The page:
Expedia’s (NASDAQ:EXPE) shares rose on another round of Google (NASDAQ:GOOG) acquisition rumors. Acquiring a large and complex global travel agency with an extensive customer care organization and supplier account management group would be a significant departure from Google’s 50+ previous technology oriented acquisitions. The travel industry represents one of Google’s largest sources of advertising revenue – an acquisition of Expedia could be highly disruptive as OTAs and suppliers would reevaluate advertising spend supporting their largest competitor.
A similar rumor surfaced at exactly this time last year suggesting Expedia would be scooped up by Google to assist its penetration of the travel vertical. This appears to be the identical rumor, with the only difference being Expedia’s lower market cap.
Google already possesses several technologies that could potentially aid the transition of its travel business from an advertising model into a hybrid advertising / transactional model. Google has resisted entering the transactional arena due to the potential negative impact on advertising revenues. For example, Google has allowed the entry of airport codes and date pairs to be entered into a general search and returns links to Expedia and other Online Travel Agents for booking. Google has also resisted providing a more advanced Kayak-style meta-search interface or even greater integration with Google Checkout to create a more streamlined transactional user experience in favor of supporting the growth of advertising revenues from the OTAs and other travel suppliers.
Expedia’s hotel merchant agreements, extensive and well organized hotel/destination content and user generated reviews represent assets could integrate nicely with Google’s search, geolocation and advertising tools sets. However, other innovative, high growth and scalable travel technology acquisitions could offer greater opportunities for Google to provide better synergies to grow advertising revenues from the travel vertical.
The end game for winning the travel marketing and distribution game will be effectively managing the highly fragmented hotel and local attractions sectors – areas that coincidentally offer the highest margin opportunities in the travel space. These areas will be less likely to adopt a zero commission stance in the near to mid term due to local competition and the lack of alignment between property owners, management companies and brand franchises. Many of these groups derive significant profit from incremental sales opportunities and remain willing to pay commissions as an incentive for intermediaries to shift share from competitors.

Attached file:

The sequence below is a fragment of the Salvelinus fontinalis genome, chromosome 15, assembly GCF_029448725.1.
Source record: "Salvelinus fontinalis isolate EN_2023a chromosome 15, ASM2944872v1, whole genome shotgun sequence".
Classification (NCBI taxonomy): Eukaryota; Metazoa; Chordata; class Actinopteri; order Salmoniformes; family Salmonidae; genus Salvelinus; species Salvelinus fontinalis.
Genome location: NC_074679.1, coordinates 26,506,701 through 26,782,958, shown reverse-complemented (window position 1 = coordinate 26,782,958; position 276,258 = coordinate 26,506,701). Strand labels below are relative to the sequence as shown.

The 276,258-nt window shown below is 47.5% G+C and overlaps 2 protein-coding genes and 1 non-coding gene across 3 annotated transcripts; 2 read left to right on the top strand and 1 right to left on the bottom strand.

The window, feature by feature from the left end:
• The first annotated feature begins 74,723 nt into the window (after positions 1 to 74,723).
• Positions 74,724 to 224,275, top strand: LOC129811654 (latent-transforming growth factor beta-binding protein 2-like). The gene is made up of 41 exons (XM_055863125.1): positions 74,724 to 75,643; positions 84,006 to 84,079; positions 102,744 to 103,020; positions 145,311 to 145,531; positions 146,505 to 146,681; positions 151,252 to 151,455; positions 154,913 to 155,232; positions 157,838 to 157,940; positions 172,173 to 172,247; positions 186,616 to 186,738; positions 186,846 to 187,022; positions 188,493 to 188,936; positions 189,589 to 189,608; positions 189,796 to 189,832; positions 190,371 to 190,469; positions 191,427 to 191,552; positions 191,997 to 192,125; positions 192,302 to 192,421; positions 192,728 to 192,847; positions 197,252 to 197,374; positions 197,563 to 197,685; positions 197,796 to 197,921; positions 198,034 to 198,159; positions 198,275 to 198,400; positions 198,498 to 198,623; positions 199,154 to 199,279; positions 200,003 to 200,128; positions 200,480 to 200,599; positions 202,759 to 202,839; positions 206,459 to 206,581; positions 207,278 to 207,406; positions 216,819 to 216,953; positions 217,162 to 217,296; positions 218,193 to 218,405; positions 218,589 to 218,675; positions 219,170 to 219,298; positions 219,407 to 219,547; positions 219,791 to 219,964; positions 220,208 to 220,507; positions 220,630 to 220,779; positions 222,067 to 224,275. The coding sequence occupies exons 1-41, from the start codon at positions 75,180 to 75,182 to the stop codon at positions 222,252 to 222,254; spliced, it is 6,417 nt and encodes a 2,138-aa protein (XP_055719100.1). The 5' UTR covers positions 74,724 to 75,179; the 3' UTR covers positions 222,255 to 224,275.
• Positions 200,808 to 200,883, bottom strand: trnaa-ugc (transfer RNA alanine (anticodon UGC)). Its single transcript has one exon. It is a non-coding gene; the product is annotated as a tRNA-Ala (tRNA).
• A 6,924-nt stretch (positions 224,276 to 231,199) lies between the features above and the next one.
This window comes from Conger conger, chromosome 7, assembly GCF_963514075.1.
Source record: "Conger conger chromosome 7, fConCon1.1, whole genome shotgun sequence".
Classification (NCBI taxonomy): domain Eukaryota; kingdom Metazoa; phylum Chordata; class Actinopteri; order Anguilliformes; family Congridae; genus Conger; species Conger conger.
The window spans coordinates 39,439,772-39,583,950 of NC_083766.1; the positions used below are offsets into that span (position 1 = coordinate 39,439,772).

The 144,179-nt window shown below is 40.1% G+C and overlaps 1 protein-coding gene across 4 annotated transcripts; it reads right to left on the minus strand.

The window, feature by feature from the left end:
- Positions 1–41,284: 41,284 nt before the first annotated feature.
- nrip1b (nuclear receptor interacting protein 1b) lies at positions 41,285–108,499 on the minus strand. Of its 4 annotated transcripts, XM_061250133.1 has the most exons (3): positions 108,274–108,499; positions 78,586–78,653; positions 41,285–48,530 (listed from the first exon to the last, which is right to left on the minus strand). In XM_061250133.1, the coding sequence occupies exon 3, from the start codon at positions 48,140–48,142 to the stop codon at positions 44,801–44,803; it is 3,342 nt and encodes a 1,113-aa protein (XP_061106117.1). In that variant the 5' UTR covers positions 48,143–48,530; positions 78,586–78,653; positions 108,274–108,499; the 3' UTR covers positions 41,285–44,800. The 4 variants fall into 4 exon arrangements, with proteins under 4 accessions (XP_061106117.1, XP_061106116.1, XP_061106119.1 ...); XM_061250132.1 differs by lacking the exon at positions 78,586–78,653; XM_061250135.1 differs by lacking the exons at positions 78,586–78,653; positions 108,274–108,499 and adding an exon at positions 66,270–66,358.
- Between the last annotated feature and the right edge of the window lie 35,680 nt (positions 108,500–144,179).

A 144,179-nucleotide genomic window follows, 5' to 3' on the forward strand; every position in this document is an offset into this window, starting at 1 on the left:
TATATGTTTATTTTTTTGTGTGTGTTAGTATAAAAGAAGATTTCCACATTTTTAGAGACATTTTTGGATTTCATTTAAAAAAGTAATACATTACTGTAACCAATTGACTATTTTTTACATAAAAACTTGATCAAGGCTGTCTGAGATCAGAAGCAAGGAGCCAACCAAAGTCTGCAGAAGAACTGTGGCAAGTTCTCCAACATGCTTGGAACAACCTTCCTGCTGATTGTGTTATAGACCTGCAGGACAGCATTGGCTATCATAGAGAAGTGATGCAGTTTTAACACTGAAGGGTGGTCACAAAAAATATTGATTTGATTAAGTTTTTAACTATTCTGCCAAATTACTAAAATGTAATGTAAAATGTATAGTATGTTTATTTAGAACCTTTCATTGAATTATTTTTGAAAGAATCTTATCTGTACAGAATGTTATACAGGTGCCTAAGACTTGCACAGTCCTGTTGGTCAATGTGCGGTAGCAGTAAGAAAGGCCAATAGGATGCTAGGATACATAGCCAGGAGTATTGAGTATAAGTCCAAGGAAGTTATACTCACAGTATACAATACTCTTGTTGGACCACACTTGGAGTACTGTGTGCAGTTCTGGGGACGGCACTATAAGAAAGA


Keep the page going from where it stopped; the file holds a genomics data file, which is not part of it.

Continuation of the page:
Further industry standards work is currently underway that will impact the future of hotel distribution, specifically the Hotel Electronic Distribution Network Association’s Universal Global Identifier and the Open Travel Alliance’s FastRez tool. As these standards are introduced and adopted, one will see obstacles currently inhibiting the aggregation of hotel content and the streamlining of transaction processes progressively eliminated.
It would seem that the opportunity for Google to make a significant advance in the travel space from an advertising based model to a transactional model would be when ubiquitous technology is available to resolve the current fragmentation of the hotel and destination sectors. It would seem much more likely for Google to spend the next 3-5 years focusing on strategic technology acquisitions in preparation for the hotel and destination assets becoming more readily accessible.
There is always the potential for Google to depart from its traditional approach to focus on foundational technology oriented acquisitions. However, the impact of the acquisition of Expedia in the travel vertical would be similar to Google acquiring Amazon in the retail vertical – great fodder for rumors and speculation, but highly unlikely and a dramatically significant departure from past practice.